The problem for the Trumpers cheering for replacing Obamacare is this: More than half of all the Americans who bought insurance policies through the Affordable Care Act exchanges live in Republican-dominated districts. That’s 6.3 million Americans in GOP-leaning districts who are “on Obamacare” out of a total of 11.5 million enrollees total, according to the Kaiser Family Foundation. Repealing Obamacare would also disproportionately hurt rural Americans, members of a key Trump demographic group. And low-income families, that by a narrow majority voted for Trump, would be clobbered by the increasingly rapid phasing out of the Medicaid expansion. There’s no opt-out language for Trump voters. Sorry.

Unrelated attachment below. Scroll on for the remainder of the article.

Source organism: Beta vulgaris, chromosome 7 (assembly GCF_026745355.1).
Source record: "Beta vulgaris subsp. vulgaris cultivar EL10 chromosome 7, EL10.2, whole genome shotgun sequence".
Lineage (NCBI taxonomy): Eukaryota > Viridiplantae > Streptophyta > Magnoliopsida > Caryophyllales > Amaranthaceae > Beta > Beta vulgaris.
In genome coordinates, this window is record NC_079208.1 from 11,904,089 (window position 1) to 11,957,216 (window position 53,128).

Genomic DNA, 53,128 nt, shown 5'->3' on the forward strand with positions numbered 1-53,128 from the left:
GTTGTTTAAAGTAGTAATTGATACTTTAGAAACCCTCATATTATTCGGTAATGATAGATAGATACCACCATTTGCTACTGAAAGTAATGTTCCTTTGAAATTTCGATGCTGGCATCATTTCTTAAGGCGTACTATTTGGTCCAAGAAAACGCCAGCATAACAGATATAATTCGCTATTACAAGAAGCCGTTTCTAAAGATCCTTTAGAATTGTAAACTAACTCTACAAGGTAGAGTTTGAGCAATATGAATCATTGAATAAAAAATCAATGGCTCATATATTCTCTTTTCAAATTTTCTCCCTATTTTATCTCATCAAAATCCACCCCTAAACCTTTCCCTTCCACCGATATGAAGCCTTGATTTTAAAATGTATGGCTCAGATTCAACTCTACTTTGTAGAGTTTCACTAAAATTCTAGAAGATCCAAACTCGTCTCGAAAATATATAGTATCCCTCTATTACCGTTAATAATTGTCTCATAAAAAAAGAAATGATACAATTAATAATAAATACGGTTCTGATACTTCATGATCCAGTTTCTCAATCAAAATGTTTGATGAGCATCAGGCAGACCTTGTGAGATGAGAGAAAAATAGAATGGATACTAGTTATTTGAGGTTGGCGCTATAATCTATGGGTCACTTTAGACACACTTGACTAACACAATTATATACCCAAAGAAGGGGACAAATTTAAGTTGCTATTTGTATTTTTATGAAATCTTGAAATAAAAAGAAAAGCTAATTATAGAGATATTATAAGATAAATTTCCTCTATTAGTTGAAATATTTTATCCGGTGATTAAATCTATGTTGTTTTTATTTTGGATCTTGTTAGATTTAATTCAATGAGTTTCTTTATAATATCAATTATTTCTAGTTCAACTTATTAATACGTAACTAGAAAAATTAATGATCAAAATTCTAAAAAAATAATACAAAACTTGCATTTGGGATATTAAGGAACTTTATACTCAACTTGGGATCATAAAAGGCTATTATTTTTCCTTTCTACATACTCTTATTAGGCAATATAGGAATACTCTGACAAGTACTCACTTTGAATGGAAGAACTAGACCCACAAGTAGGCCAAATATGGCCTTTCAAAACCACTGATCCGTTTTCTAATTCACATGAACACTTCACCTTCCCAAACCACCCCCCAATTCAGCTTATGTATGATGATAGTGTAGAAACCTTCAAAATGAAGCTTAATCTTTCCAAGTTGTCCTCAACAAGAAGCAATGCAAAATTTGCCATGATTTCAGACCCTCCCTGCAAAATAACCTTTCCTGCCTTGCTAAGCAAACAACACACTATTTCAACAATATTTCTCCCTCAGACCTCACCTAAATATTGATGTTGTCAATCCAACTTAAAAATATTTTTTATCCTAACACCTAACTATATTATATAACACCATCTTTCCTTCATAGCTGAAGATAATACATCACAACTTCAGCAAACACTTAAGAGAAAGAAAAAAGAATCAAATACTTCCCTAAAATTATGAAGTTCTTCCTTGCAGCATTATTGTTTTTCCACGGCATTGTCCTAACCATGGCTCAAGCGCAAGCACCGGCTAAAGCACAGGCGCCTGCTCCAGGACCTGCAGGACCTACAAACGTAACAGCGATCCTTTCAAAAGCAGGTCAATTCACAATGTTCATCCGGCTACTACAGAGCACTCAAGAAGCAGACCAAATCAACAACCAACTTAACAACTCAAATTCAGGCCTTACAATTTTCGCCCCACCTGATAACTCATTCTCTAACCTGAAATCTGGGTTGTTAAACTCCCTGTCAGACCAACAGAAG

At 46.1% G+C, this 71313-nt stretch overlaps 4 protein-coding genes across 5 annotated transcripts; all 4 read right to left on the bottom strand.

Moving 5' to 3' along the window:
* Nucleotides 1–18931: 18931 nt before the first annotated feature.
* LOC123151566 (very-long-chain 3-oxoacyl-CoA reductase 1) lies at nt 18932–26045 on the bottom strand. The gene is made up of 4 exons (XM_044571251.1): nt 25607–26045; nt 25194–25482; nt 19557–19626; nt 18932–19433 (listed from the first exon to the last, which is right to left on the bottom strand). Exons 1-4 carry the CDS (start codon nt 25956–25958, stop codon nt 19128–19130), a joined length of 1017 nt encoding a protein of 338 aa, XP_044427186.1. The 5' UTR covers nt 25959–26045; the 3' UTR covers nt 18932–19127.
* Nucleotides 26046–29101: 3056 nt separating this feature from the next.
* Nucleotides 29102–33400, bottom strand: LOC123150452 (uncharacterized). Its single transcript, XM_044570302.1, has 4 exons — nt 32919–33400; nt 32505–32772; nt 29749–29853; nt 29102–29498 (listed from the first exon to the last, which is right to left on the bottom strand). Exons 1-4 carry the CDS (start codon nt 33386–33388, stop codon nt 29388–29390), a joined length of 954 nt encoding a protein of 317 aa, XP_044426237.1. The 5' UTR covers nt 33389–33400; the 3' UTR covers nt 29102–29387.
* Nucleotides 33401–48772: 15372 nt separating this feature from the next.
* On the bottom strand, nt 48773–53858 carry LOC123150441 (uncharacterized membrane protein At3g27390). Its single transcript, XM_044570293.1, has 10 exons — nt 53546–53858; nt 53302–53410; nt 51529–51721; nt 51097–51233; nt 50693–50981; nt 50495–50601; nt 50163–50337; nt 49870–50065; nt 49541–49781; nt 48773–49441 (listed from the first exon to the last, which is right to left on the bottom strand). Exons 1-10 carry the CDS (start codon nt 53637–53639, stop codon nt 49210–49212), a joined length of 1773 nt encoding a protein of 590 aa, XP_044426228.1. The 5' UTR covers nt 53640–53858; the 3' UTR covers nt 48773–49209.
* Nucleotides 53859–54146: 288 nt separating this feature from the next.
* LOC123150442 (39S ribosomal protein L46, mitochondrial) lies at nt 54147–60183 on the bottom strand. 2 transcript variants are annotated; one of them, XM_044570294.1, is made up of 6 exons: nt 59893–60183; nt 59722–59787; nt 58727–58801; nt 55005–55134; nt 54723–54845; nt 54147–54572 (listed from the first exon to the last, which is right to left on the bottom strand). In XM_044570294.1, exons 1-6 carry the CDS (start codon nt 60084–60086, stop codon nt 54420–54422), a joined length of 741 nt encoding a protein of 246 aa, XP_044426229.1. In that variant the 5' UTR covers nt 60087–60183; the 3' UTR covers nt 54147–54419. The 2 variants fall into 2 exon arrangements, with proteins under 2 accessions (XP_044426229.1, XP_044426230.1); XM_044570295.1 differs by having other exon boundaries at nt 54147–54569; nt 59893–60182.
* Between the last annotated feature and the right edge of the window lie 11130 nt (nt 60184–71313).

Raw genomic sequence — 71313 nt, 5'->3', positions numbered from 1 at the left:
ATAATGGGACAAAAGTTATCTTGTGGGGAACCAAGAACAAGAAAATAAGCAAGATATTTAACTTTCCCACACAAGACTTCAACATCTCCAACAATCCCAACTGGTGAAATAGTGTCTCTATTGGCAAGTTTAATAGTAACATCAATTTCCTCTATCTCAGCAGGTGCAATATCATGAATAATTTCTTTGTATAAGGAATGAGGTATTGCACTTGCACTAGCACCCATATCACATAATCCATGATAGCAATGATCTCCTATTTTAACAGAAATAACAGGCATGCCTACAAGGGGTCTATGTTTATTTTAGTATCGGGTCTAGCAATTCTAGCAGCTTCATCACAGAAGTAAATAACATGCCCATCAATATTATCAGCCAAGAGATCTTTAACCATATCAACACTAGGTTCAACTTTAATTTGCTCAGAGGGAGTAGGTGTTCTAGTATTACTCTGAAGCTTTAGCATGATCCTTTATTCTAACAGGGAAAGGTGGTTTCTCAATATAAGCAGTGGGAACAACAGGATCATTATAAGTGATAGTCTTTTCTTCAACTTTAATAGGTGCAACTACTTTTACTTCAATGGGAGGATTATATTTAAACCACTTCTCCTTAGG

Yet a majority of Republicans surveyed, about 54 percent, think it was a “bad thing” that Trumpcare failed (so far). Astonishingly, 58 percent of Republicans polled said Trumpcare doesn’t go far enough to repeal Obamacare. It's staggering and incomprehensible that their cultlike devotion to Trump overrules concerns about their personal health and well-being.
Again, it’s fair to ask whether they’re willingly misinformed about the law. What we know about Trumpcare is that it could very well pass the House any second now. We also know that something called the MacArthur amendment would allow states to opt out of mandating that insurers cover people with pre-existing conditions, potentially shoving sick or injured patients (including Republican ones) into high-risk pools with crappy insurance policies. Worse, Trumpcare also removes caps on premiums for high-risk consumers, practically guaranteeing that they’ll be forced to drop their insurance coverage or sink deeply into debt. In other words, they’ll lose coverage because the high-risk premiums and deductibles will skyrocket in price well beyond affordability, returning us to the pre-Obamacare climate of unfair gauging and usury.